The youngest children are returning to the classroom as schools reopen to more pupils.
Children in primaries one to three are due back in Scottish schools from Monday, along with some senior secondary pupils who need to do practical work for qualifications.
All children under school age in early learning and childcare are also returning.
Senior secondary pupils will need to stick to two-metre social distancing within schools and on school buses, while Covid-19 testing will be made available to them and teachers.
He acknowledged that the Government has little “headroom” regarding the R number – the rate at which the virus grows.
Mr Swinney told the BBC’s Sunday Show programme: “We’ve all got to play a part, not just the school environment but the whole surrounding environment of society, to make sure that we do all that we can to suppress the virus.
“Because we don’t actually have an awful lot of headroom between where the R level is just now – somewhere between 0.7 and 0.9 – and 1, where obviously the virus begins to spread exponentially.”
The Education Secretary said on Monday the biggest threat to education would be an increase in the spread of the virus across the country, as he urged Scots to follow public health advice.
He told Good Morning Scotland: “The biggest threat to the opening of schools is not outbreaks in schools, it is community transmission of the virus.”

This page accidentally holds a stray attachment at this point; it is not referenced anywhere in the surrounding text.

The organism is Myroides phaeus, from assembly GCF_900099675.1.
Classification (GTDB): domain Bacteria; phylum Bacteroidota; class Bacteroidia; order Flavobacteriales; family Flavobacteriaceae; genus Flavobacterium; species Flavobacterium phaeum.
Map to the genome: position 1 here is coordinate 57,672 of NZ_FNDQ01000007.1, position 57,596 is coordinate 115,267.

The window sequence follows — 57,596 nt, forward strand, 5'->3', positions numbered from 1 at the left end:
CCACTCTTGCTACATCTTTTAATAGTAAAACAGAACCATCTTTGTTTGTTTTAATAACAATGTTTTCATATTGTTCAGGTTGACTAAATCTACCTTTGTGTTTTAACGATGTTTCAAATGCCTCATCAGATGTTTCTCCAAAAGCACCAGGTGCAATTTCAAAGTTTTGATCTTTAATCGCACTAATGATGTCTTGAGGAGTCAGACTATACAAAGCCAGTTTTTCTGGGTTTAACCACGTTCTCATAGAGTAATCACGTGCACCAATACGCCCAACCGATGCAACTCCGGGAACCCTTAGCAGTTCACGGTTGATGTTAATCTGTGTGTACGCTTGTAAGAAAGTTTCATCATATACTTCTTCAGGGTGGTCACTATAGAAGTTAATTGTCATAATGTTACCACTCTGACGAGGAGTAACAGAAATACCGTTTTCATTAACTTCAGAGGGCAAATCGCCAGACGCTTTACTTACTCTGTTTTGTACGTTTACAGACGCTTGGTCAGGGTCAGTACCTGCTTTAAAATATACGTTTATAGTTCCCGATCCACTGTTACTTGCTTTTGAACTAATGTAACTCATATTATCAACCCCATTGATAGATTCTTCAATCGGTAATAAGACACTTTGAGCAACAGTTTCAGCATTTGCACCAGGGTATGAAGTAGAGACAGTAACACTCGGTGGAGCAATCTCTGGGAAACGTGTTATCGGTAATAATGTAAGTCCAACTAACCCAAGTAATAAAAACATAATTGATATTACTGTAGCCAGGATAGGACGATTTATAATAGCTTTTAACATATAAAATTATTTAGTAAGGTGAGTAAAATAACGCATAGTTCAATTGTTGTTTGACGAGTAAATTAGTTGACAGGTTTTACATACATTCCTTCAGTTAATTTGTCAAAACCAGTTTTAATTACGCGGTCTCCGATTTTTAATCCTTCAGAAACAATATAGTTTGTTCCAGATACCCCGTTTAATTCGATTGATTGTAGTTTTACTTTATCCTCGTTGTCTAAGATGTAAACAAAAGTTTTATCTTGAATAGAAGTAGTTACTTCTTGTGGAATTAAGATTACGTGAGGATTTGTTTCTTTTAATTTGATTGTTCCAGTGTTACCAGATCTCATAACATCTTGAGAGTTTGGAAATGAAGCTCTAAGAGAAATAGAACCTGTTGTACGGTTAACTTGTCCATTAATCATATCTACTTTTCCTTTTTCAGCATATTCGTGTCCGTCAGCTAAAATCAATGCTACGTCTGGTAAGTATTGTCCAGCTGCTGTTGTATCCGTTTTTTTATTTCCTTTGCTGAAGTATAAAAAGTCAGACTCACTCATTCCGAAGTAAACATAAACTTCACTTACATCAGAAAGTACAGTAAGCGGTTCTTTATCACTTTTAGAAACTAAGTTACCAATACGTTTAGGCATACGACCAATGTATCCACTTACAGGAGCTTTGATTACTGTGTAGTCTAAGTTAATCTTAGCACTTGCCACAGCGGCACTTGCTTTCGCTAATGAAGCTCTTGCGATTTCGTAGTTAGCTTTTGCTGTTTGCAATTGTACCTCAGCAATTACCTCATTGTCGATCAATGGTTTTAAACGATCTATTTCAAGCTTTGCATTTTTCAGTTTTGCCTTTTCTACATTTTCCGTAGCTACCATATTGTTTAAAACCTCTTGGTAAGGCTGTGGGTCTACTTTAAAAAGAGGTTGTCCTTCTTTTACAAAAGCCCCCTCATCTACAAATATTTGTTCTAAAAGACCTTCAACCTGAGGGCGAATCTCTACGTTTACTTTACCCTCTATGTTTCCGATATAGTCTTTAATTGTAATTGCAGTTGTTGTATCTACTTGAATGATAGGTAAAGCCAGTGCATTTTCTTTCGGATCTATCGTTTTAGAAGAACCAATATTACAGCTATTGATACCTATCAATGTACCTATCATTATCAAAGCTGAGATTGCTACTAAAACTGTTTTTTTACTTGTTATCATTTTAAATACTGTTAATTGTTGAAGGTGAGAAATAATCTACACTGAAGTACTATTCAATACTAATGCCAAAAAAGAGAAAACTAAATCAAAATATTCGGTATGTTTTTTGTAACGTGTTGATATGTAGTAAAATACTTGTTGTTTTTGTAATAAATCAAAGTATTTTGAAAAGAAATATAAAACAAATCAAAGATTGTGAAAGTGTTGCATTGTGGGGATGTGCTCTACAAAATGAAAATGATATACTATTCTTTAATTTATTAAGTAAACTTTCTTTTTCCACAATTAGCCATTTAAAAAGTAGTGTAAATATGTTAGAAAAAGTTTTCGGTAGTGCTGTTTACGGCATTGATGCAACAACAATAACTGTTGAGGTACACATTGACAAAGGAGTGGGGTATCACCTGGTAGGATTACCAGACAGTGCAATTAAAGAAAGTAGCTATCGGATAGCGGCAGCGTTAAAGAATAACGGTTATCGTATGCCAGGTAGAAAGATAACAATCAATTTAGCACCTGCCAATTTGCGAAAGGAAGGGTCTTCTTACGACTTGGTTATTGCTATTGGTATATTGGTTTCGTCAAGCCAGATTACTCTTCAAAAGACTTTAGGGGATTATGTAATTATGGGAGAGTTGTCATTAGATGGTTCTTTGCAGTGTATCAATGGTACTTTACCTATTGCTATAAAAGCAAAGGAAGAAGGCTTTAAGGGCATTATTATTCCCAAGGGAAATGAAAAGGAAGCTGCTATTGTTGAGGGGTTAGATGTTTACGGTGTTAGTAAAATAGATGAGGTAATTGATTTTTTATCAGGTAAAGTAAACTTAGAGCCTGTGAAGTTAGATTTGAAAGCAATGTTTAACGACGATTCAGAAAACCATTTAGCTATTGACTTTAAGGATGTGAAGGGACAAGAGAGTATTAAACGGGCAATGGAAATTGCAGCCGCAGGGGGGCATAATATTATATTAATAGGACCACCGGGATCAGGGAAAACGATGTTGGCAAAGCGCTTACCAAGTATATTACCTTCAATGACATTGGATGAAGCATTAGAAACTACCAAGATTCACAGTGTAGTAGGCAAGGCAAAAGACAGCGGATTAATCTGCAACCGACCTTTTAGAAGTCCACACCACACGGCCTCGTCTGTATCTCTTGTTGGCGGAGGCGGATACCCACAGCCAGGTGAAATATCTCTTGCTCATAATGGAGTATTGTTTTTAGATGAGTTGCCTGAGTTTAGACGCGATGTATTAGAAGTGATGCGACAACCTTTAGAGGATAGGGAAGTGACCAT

When asked if parents at school gates contributed to prevalence of the virus before this lockdown, Mr Swinney said: “The whole community was driving the virus.
“I don’t particularly want to single out particular groupings – the whole society was interacting too much, that’s why we had to go into lockdown.”
Mr Swinney said ministers would be monitoring data carefully when the initial cohort of pupils returns before deciding on whether others could go back to class.
Professor Devi Sridhar, chairwoman of global public health at the University of Edinburgh, told BBC Good Morning Scotland on Monday: “I think we should keep perspective.
“There will likely be cases emerging in schools over in the next few weeks but the vast majority of schools should be fine and that’s what we have to keep perspective on.”
Prof Sridhar, who is an adviser to the Scottish Government, said: “If you look at the vast majority of scientific knowledge on this, from the United States from across Europe, from East Asia, the view is really that children are not driving transmission.
“They can get infected definitely and they can infect others but they are much less likely to and so if we talk to paediatric colleagues about this they are not finding a lot of asymptomatic infections in children and they are testing quite regularly in hospitals.”